A History of the County of Lancaster: Volume 8. Originally published by Victoria County History, London, 1914.
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HAWKSHEAD AND MONK CONISTON WITH SKELWITH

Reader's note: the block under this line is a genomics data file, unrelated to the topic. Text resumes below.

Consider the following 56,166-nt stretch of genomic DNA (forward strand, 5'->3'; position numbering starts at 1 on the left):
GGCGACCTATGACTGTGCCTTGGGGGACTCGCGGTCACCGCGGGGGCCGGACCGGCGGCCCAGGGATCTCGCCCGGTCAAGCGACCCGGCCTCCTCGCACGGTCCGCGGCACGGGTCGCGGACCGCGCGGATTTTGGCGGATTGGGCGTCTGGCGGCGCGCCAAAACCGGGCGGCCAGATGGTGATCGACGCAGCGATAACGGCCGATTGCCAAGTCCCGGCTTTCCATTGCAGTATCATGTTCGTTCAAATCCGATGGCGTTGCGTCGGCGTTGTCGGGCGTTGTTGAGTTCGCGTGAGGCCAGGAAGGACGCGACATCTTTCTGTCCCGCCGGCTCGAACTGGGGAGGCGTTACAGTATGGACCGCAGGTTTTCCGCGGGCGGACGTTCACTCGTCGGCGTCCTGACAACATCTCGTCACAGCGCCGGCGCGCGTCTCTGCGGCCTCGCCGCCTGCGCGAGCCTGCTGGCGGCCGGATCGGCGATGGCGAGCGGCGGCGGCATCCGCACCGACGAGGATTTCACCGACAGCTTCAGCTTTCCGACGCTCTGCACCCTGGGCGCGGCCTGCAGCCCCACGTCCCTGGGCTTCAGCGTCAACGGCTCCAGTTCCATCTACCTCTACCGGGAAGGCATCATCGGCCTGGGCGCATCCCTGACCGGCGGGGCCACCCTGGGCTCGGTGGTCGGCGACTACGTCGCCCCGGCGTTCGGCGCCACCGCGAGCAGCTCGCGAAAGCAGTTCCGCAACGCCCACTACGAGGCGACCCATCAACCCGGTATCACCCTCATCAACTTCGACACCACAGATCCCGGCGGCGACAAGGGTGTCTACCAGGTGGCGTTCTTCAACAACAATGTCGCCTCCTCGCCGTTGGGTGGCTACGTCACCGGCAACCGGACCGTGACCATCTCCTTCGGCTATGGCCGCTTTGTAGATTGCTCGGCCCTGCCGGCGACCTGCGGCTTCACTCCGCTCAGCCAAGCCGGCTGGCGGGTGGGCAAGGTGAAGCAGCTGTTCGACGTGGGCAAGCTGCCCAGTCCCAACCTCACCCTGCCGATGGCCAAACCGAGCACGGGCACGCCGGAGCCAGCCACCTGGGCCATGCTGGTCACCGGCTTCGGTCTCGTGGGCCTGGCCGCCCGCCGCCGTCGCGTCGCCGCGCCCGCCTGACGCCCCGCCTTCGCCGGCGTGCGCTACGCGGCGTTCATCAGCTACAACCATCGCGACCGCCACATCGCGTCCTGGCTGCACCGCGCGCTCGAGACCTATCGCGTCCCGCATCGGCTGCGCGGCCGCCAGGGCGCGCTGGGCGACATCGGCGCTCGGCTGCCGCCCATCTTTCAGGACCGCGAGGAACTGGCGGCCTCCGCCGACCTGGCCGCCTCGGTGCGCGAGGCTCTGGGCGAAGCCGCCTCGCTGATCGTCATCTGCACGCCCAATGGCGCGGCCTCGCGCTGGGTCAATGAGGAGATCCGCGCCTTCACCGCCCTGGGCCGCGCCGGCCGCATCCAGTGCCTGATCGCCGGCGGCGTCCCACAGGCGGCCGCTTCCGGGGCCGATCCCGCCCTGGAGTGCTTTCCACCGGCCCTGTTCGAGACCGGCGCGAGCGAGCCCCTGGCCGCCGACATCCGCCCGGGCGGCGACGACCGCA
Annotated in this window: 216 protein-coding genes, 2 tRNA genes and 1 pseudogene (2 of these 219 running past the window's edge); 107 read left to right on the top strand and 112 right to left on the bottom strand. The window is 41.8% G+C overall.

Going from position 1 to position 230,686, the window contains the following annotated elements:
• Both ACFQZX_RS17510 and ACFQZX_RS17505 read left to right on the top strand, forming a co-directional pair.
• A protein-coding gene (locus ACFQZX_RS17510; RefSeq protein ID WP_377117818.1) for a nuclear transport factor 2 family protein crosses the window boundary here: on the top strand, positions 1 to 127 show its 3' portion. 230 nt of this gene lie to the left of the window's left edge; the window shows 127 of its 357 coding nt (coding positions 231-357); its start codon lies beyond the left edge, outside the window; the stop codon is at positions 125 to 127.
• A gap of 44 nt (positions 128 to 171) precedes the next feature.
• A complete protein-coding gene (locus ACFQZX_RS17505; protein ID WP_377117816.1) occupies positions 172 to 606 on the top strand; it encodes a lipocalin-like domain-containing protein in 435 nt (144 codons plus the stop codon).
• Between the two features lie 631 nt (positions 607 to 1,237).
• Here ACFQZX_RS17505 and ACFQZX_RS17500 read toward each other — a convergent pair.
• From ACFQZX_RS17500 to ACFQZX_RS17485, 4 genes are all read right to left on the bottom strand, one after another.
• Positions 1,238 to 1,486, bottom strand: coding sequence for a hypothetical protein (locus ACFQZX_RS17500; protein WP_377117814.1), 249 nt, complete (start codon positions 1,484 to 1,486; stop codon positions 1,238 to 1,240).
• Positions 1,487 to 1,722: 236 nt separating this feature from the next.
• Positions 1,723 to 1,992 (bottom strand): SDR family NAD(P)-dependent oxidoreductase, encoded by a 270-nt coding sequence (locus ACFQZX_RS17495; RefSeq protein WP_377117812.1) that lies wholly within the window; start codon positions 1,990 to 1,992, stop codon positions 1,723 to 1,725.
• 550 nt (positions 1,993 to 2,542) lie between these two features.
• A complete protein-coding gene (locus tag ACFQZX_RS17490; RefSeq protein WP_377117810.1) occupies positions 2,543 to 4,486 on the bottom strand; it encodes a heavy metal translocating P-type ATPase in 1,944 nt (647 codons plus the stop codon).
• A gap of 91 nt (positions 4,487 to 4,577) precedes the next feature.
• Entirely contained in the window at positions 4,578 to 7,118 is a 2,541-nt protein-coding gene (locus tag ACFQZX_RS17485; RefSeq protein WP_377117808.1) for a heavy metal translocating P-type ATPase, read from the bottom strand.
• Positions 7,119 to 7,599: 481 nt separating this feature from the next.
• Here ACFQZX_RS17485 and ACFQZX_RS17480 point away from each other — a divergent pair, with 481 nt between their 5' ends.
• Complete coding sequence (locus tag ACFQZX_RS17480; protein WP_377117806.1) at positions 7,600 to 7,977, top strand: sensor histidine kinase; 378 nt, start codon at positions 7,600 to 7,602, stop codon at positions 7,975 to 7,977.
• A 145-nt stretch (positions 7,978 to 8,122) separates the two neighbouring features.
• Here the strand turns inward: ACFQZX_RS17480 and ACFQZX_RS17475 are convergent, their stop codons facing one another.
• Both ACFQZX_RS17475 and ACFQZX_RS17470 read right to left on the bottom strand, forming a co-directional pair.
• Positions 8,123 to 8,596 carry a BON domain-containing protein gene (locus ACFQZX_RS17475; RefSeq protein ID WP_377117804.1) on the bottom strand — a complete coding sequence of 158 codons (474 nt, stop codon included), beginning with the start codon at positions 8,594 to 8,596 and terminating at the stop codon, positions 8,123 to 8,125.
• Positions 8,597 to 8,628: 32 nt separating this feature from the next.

This composite township, with a total area of 10,429 acres, has four divisions—Hawkshead, Fieldhead, Monk Coniston and Skelwith. Hawkshead, 1,972½ acres, lies on the west side of Esthwaite Water; the greater part of it is the hill country called Hawkshead Moor, but there is some more level ground beside the lake and also in the vale at the north end of the lake. In this sheltered vale, on rising ground, the little town of Hawkshead is built, the church being a prominent feature. The old schoolhouse adjoins it, but is lower down. Fieldhead, 2,519½ acres, is to the north of Hawkshead; it contains the vale extending north from Esthwaite Water, with the hills on each side, in one place rising to 1,056 ft. above the sea, and another valley to the east, in which is Blelham Tarn, discharging into Windermere. Monk Coniston, 3,109 acres, lies to the west, being bounded by Yewdale Beck and Coniston Water, into which it flows. It has two hill ranges, one at the head and the other by the side of Coniston Water, rising to 800 ft. and 922 ft. respectively. The scenery in this part is fine; Tarn Hows, on the border of Monk Coniston and Fieldhead, is formed artificially from several small tarns, and adds much to the beauty of the district. (fn. 1) Skelwith, 2,828 acres, occupies the north end of the township, the hills there descending to the River Brathay, which flows east to Windermere. On this river is the waterfall called Skelwith Force. The population in 1901 numbered 1,126. (fn. 2)